My basic problem with finite differenced derivatives is just that the choice of offset size provides opportunities to make the wrong choice and again get poor derivative estimates.

Comment Source:@Graham: there appear to be some, eg, C++ template libraries which provide forward mode automatic differentiation to first order, then there's a lot of papers that describe recent ideas but which don't appear to have been implemented in any open source code. I could probably make do with the code that's available, but I'm partly treating this as a learning exercise. The question about 2nd order stuff is just because the papers become so difficult to follow for 2nd order stuff. @Eric: My viewpoint is slightly different. One situation I'm really uncomfortable being in is where there's two big sources of error, such as having both a lack of faith in the model and a lack of faith that it's derivatives are being computed correctly. Then, if the fit you get against the data is poor you don't know if the fit's poor because the model is rubbish or because wrong derivatives led the optimiser in the wrong direction and there's actually a better fitting set of parameters. (OK, a robust optimizer ought to eventually work even in the case of bad derivatives...) On the other hand, if you're very confident in your derivatives then when your model fit is poor you can conclude your model is rubbish. My basic problem with finite differenced derivatives is just that the choice of offset size provides opportunities to make the wrong choice and again get poor derivative estimates.
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6.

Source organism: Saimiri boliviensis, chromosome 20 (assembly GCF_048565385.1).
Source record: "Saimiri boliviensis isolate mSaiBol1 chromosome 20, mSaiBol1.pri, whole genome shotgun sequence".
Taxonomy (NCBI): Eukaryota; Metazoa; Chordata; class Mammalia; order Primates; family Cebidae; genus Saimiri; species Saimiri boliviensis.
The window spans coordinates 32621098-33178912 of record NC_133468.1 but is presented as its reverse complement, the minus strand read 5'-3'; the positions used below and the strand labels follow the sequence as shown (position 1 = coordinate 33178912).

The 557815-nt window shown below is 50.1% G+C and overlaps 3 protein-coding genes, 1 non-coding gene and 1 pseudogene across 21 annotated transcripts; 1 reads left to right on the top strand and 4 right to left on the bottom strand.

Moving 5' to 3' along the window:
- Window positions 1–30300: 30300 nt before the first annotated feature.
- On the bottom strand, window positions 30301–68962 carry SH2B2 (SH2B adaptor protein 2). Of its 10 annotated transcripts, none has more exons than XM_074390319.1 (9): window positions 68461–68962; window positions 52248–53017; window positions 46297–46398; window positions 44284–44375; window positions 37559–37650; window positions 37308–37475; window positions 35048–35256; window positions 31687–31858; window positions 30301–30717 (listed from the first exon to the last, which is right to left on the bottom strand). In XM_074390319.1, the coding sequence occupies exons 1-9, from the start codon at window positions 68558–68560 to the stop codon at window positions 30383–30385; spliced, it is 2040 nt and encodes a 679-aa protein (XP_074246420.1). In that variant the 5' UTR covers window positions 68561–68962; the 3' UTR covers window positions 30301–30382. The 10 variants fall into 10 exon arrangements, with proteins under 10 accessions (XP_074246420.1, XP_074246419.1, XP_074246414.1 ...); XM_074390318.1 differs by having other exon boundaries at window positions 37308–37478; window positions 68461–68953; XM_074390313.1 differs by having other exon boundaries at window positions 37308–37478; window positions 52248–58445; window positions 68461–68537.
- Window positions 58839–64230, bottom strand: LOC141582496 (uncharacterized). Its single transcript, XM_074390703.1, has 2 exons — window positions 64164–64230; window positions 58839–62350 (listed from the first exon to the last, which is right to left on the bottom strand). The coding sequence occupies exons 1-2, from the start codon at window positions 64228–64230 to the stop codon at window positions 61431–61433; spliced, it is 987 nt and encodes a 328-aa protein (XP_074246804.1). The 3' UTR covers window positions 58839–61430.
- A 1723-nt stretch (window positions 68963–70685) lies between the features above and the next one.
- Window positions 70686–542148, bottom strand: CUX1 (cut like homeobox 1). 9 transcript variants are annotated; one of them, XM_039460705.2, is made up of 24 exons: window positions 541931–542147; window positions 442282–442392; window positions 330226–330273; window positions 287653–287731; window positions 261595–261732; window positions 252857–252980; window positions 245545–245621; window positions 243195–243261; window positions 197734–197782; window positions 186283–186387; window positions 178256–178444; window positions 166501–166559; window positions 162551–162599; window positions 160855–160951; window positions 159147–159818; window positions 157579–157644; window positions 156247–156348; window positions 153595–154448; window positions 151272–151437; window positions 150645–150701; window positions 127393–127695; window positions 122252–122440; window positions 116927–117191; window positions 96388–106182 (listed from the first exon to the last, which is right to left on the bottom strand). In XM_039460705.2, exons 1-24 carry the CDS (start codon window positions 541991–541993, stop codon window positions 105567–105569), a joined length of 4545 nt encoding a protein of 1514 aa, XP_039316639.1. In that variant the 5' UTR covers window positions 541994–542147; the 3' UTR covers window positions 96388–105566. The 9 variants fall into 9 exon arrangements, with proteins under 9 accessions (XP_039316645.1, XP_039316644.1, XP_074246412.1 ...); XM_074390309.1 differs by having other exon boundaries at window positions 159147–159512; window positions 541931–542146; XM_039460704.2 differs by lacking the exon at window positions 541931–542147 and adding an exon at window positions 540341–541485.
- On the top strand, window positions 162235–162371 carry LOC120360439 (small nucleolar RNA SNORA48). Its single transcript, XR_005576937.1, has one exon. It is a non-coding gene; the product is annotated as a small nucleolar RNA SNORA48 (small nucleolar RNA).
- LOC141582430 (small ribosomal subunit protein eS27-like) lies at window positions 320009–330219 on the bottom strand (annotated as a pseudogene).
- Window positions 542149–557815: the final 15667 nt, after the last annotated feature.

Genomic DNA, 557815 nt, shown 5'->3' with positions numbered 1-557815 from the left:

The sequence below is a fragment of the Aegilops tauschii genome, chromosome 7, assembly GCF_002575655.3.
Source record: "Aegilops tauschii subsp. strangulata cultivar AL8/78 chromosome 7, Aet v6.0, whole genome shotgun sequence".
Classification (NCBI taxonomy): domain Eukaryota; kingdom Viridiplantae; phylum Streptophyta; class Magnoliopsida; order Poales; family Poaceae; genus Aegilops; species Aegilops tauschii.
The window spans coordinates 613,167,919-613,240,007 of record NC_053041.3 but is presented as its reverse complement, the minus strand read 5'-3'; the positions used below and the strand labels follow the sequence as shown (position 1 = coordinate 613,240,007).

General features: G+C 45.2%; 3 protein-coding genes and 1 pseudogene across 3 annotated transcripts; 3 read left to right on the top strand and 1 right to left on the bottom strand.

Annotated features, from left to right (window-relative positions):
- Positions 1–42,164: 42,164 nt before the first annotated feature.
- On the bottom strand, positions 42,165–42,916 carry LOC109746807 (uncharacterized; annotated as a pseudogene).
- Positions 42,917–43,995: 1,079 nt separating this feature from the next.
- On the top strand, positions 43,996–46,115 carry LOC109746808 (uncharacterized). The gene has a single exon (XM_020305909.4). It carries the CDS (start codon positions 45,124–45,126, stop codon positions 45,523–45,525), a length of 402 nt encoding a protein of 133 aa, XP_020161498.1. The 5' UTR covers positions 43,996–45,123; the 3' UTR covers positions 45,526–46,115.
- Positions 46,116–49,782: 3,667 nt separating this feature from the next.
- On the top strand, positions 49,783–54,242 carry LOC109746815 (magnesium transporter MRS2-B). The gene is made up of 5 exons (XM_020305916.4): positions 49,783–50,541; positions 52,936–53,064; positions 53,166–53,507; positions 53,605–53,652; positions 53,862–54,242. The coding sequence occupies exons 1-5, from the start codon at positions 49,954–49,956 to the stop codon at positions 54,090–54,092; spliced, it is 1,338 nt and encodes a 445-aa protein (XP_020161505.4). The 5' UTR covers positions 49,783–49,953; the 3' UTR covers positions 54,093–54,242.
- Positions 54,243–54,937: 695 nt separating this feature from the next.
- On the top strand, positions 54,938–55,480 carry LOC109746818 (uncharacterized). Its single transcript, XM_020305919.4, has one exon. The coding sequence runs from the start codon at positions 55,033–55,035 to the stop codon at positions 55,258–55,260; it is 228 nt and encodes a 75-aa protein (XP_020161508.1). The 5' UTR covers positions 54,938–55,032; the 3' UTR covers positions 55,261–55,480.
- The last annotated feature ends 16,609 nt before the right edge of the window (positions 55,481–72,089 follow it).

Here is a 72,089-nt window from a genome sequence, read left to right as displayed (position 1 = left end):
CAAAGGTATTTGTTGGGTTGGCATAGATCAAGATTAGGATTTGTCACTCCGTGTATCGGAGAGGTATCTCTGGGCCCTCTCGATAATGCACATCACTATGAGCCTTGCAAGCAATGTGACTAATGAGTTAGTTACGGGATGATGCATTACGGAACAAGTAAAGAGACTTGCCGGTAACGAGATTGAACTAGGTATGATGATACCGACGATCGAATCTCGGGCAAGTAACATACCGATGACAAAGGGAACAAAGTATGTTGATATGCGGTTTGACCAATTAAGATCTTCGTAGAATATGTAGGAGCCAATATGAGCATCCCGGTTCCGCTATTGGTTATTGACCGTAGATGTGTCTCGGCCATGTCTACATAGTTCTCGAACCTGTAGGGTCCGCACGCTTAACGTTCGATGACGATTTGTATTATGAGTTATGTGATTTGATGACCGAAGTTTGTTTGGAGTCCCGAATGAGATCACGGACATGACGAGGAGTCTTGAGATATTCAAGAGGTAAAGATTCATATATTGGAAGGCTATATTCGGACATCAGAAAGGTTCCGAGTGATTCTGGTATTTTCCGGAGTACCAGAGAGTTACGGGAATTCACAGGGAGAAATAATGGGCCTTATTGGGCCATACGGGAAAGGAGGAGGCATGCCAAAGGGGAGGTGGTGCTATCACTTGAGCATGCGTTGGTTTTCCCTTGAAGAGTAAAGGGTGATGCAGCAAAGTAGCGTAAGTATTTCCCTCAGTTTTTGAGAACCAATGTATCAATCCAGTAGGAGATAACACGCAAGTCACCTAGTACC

True enough. Then again, keep in mind that sometimes things look like finite differences but are actually exact expressions.

For example, consider a continuity relation:

$$\nabla\cdot J = \frac{\partial\rho}{\partial t}.$$ We might naively discretize this according to

$$\frac{\tilde J(x_{i+1/2},t_i) - \tilde J(x_{i-1/2},t_i)}{\Delta x} = \frac{\tilde\rho(x_i,t_{i+1/2}) - \tilde\rho(x_i,t_{i-1/2})}{\Delta t}.$$ Or we might recognize the continuity equation as a statement about a closed 1-form in 2d spacetime, i.e. start with a 1-form

$$j = J d t + \rho d x$$ and compute the exterior derivative

$$d j = \left(\frac{\partial J}{\partial x} - \frac{\partial\rho}{\partial t}\right) d x\wedge d t.$$ The continuity equation simply says

$$d j = 0.$$ Stokes theorem tells us that for any 2d region $\mathcal{S}$ in 2d spacetime

$$\int_{\mathcal{S}} d j = \int_{\partial\mathcal{S}} j = 0.$$ In other words, take any 2d region in 2d spacetime, integrate $j$ around its boundary, and you will always get zero.

Now, take $\mathcal{S}$ to be the square region

$$\mathcal{S} = [x_{i-1/2},x_{i+1/2}]\times[t_{i-1/2},t_{i+1/2}].$$ The boundary $\partial\mathcal{S}$ consists of the four line segments and the exact continuity line integral becomes

$$\int_{[t_{i-1/2},t_{i+1/2}]} J(x_{i+1/2},t) d t - \int_{[t_{i-1/2},t_{i+1/2}]} J(x_{i-1/2},t) d t - \int_{[x_{i-1/2},x_{i+1/2}]} \rho(x,t_{i+1/2}) d x + \int_{[x_{i-1/2},x_{i+1/2}]} \rho(x,t_{i-1/2}) d x = 0.$$ Define

$$\tilde J(x_{i\pm 1/2},t_i) \Delta t = \int_{[t_{i-1/2},t_{i+1/2}]} J(x_{i\pm 1/2},t) d t$$ and

$$\tilde \rho(x_i,t_{i\pm 1/2}) \Delta x = \int_{[x_{i-1/2},x_{i+1/2}]} \rho(x_{i\pm 1/2},t) d x.$$ Rearranging terms, we arrive at